Thursday, December 26, 2013


The end of the year is a good time to look back and see where my collecting hobby and enthusiasm for UK comics has taken me and what lies ahead... First of all I am very happy and proud I completed a detailed overview of SHIVER AND SHAKE that is easily one of my favourite British comics. I was hoping it will be a kind of an introduction to the epic quest of covering the entire eleven-year run of WHOOPEE! – the comic that is responsible for triggering my interest in British comics in the first place. I have compiled a detailed index of the title and all of its strips but it looks like the WHOOPEE! tribute project will have to wait because I’ve picked another IPC comic for 2014. As opposed to 567 issues of WHOOPEE!, MONSTER FUN COMIC had a modest run of just 73 issues (which is even less than SHIVER AND SHAKE at 79) and I am confident I can comfortably manage it over the next 12 months.

My other quests for 2014 (and beyond, if necessary) include completing the runs of BUSTER (only 9 issues remaining, plus 4 issues that I need to upgrade condition-wise) and SPARKY (41 issues remaining, including 6 issues that I need better copies of). I am also determined to collect a full set of GIGGLE but it’s a tough one and I still need 16 issues (of the total of 38). In keeping with the theme of the Holiday Season, here is the front cover of the only X-mas number of the title:

This year I was lucky to pick up a few large joblots of The Dandy and The Beano from the 70s and the 80s, also a nice long run of early NUTTYs. Buying large joblots appears to be an excellent idea because comics tend to come in uninterrupted runs and often in fine condition, with pink flyers and even free gifts intact. As an extra bonus, the joblots that I bought were outrageously cheap. I took them to the local binders and had them bound in half-year hard-cover volumes. The only difference between my bound sets and those sometimes offered by phil-comics on eBay is the absence of printed text on the spines of my copies (which makes them look like dull office ledgers from the outside) but I intend to compensate with bright dust-jackets. The plan is to collect complete runs of the Dandy and the Beano from 1970 until the change of format in the late 80s and have them packaged nicely in half-year books. I am also doing pretty well collecting the Beano and the Dandy of the 60s but I have no plans to have them bound. They will all remain individually bagged and boarded because that’s how I believe they should be stored.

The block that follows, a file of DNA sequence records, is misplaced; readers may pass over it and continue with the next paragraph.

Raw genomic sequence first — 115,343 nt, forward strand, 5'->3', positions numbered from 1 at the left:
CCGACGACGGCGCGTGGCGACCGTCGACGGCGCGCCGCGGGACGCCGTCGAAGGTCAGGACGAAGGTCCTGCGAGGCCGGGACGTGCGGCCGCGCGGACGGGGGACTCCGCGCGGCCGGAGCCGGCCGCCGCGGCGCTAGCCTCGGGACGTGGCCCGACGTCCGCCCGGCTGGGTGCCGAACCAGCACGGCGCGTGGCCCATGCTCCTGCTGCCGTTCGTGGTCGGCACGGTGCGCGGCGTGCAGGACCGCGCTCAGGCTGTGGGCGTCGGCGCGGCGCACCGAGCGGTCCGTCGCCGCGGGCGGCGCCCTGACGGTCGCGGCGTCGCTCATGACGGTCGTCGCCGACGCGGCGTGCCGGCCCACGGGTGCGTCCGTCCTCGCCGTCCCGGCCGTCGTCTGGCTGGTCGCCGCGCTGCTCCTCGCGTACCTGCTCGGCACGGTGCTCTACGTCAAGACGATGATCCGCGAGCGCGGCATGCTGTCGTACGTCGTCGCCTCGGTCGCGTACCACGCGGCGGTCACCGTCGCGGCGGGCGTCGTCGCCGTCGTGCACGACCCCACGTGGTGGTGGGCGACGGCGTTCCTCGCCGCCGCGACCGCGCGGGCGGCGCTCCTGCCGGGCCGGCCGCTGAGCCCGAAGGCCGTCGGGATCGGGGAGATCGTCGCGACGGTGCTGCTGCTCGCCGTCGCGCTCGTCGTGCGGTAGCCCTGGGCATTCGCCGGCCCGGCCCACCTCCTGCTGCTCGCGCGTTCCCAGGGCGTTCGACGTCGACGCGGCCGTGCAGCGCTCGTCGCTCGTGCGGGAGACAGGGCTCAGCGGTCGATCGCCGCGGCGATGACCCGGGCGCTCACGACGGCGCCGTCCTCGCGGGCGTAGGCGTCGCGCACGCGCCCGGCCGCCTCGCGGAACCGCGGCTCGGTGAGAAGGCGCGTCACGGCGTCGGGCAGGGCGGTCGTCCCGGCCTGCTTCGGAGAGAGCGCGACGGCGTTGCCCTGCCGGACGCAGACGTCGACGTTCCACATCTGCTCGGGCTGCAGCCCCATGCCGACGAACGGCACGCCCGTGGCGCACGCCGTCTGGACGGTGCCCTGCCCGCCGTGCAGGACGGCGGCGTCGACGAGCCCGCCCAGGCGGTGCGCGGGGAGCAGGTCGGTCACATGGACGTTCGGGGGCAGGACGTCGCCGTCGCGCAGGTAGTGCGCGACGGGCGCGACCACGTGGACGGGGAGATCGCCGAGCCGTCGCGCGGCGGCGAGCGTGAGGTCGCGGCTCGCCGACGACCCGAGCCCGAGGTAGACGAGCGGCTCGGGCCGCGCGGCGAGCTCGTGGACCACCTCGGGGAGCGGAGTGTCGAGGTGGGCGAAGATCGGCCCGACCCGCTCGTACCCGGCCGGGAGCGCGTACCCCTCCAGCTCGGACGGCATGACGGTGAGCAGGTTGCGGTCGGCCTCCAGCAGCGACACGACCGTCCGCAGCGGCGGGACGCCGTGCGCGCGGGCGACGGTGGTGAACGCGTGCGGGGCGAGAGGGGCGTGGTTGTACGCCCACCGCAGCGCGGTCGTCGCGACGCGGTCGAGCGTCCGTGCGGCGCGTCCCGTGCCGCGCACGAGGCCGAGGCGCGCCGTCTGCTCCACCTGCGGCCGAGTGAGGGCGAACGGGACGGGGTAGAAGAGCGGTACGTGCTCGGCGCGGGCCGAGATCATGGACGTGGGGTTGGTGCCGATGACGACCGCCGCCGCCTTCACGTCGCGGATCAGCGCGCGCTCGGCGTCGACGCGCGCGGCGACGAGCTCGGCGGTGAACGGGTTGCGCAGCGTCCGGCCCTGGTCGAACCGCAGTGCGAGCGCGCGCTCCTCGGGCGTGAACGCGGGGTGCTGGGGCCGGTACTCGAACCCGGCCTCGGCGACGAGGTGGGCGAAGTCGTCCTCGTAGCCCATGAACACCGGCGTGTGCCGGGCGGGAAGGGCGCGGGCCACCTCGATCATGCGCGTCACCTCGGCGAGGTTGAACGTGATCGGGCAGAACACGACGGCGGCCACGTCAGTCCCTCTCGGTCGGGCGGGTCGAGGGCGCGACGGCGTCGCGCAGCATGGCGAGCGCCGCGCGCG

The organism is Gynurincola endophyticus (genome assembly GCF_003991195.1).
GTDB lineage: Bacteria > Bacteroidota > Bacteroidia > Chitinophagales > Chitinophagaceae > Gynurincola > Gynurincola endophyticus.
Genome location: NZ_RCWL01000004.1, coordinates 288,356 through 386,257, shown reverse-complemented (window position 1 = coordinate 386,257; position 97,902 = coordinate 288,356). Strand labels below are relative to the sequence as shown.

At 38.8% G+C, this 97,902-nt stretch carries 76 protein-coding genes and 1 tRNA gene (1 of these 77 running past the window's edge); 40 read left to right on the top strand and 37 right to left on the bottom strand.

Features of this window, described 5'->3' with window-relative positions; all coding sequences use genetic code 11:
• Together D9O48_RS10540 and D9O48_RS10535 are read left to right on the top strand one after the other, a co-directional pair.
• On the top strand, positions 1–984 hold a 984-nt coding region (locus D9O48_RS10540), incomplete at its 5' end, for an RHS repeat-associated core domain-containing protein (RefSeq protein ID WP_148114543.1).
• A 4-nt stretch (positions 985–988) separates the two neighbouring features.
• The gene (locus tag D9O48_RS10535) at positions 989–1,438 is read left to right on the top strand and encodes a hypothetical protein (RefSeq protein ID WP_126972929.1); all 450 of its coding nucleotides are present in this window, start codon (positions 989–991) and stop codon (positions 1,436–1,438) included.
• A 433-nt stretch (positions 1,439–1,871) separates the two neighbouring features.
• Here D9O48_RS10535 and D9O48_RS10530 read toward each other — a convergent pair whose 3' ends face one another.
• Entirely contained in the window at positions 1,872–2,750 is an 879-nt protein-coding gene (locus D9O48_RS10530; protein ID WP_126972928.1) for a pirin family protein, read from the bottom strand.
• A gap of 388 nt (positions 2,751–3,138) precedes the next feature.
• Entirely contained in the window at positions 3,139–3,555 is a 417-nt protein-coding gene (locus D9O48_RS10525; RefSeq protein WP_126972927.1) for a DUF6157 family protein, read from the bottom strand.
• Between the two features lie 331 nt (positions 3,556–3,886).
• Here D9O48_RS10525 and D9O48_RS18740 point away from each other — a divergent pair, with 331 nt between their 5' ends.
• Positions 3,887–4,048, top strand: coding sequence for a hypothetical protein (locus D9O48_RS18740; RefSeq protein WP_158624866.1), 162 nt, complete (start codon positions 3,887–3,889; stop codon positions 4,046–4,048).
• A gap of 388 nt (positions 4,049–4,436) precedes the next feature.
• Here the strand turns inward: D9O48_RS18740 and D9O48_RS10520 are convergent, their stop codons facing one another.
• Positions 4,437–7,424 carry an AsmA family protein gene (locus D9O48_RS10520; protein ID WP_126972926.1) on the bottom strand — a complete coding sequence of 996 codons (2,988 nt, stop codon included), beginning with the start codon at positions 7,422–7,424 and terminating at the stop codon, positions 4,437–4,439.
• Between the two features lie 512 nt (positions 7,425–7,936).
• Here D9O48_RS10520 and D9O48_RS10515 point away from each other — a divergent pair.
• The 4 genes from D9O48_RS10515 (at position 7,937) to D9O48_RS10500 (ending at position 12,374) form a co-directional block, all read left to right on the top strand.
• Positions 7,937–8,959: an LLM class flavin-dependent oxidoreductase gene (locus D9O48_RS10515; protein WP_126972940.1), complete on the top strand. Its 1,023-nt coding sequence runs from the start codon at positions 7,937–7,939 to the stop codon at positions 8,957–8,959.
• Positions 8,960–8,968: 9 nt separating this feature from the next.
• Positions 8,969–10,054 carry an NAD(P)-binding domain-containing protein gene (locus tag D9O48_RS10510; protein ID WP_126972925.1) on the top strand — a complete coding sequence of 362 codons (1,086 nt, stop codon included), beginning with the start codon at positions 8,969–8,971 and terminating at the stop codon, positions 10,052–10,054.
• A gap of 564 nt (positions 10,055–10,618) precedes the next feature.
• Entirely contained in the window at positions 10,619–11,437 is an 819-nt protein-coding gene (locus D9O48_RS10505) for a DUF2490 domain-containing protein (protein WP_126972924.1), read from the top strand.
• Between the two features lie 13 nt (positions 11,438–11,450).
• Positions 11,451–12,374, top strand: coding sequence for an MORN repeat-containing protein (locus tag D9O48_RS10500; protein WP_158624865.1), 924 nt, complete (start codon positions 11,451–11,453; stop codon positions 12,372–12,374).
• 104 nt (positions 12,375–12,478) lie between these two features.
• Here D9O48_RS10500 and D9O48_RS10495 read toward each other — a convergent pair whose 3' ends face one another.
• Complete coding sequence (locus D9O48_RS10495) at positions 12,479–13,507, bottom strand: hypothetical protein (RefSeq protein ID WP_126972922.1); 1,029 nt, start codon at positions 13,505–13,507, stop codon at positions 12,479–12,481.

That's just a small part of my bound volumes...

I often tell myself my collection is nearly as complete as I’ll ever want it to be and I should put my hobby on hold. The problem that I’ve got is that I have to be very careful reading Comics UK Forum and some UK comics blogs because sometimes I unexpectedly bump into unfamiliar titles and artists that fascinate me and I get carried away again... 2013 was the year I discovered young children’s magazines and comics, such as TREASURE, ONCE UPON A TIME and PLAYHOUR, and in them such artists as Woolcock, Quinto, Mendoza and Hutchings, drawing many first-rate features and strips, such as Gulliver Guinea-Pig in PLAYHOUR. This smoothly brings me back to the subject of the Holiday Season and those scrumptious festive numbers. PLAYHOUR took their Christmas very seriously in the early 60s and played the theme throughout December on the covers and in Gulliver Guinea-Pig tales inside. Check out these images from the X-mas edition of 1960 (unfortunately, the only one from December that I’ve got from the year so far). Artists’ signatures tell us the front cover is by Gordon Hutchings and Gulliver Guinea-Pig by Philip Mendoza.

In December of 1962 PLAYHOUR ran a three-week story Gulliver Guinea-Pig and the Christmas Toymakers illustrated by Hutchings, and in 1963 – another three-week tale of Gulliver Guinea-Pig’s Travels in which the Toymakers invited him to trim Father Christmas’ beard. I will save those for some other time but here is the cover of a 1963 Christmas edition (the last one of the three from that year) and a sweet little X-mas tale from the same number. The cover is somewhat unusual in that it has no sign of snow – was the greenhouse effect already at work in 1963?